Even among DLCs, some, such as Red Dead Redemption’s Undead Nightmare, add heaps of game-time, fun and value, for a fair cost.

But hey, if it costs $200, it will probably offer insane amounts of content? Well, not really. These DLCs are cosmetic in nature, ranging from character to weapon skins. Sure, Turtle Rock will be offering new maps and modes free of charge to owners of the game, but still, isn’t it a stretch to milk the cow to the bone? I get the appeal of customizing your online presence, I really do, and I totally support the business models that Valve or Riot Games are employing with selling skins and visual tweaks for games such as League of Legends or Dota 2. But those games are completely free, and therein lies the difference. Evolve isn’t. It’s a premium AAA title, that costs exactly what a high-budget game costs. And that’s nothing to sneeze at.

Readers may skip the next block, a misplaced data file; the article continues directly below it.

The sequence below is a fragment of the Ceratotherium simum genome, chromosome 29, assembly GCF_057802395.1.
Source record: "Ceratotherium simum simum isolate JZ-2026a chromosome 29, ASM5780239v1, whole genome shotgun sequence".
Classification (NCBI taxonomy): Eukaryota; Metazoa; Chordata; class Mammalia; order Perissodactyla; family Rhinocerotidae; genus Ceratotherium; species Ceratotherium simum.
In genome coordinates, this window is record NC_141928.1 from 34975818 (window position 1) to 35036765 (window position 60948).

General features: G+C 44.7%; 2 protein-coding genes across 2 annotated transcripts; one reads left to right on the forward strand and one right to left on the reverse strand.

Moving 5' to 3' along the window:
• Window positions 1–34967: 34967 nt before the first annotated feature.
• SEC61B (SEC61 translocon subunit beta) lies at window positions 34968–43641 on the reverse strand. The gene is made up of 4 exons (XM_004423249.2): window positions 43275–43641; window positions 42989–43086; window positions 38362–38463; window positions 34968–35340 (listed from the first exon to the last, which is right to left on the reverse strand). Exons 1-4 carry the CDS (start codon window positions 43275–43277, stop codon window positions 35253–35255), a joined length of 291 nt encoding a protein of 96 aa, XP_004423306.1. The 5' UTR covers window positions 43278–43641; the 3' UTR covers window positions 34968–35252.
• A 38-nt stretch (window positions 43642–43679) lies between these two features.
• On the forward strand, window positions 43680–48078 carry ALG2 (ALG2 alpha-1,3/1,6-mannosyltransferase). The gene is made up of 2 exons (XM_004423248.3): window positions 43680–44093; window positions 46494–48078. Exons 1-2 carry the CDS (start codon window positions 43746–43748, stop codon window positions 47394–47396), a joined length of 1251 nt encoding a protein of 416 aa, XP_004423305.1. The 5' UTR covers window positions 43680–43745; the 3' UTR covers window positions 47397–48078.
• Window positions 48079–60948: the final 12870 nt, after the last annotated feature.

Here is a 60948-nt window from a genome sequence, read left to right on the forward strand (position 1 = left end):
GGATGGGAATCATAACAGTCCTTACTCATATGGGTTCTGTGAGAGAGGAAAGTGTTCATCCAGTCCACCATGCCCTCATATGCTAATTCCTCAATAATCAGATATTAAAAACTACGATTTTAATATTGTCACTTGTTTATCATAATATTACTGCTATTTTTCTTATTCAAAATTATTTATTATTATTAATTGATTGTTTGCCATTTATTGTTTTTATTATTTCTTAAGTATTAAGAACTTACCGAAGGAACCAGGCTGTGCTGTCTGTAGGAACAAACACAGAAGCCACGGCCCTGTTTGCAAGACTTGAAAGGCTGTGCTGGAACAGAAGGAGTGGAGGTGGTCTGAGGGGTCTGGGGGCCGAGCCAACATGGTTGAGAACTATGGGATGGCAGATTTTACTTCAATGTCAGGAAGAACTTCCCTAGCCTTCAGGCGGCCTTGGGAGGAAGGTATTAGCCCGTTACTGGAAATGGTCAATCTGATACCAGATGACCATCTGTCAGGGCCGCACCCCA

Many have argued that this is just business, that you’re not forced to buy these skins, or that you can still enjoy Evolve to the full without them. And while that’s all true, where are the days when we got these visual tweaks by actually playing the game that we’ve purchased? There was an incentive in doing achievements, unlocking new things and content, there was an incentive in playing the game and exploring. Now the entire thing seems to be focused on our wallets, and sadly, Take-Two Interactive isn’t the only publisher abusing our craving for being unique within an online environment. I simply can’t justify the costs of some measly tweaks which back in the day were offered freely by fans of certain games, which were made by the communities that were actually playing the game. Remember the plethora of Star Wars characters you could play as in Jedi Knight: Jedi Academy? Fans were given access to create minor mods to the game that players could utilize freely. It helped develop a community around a game, a cult so-to-speak, communities that last to this day.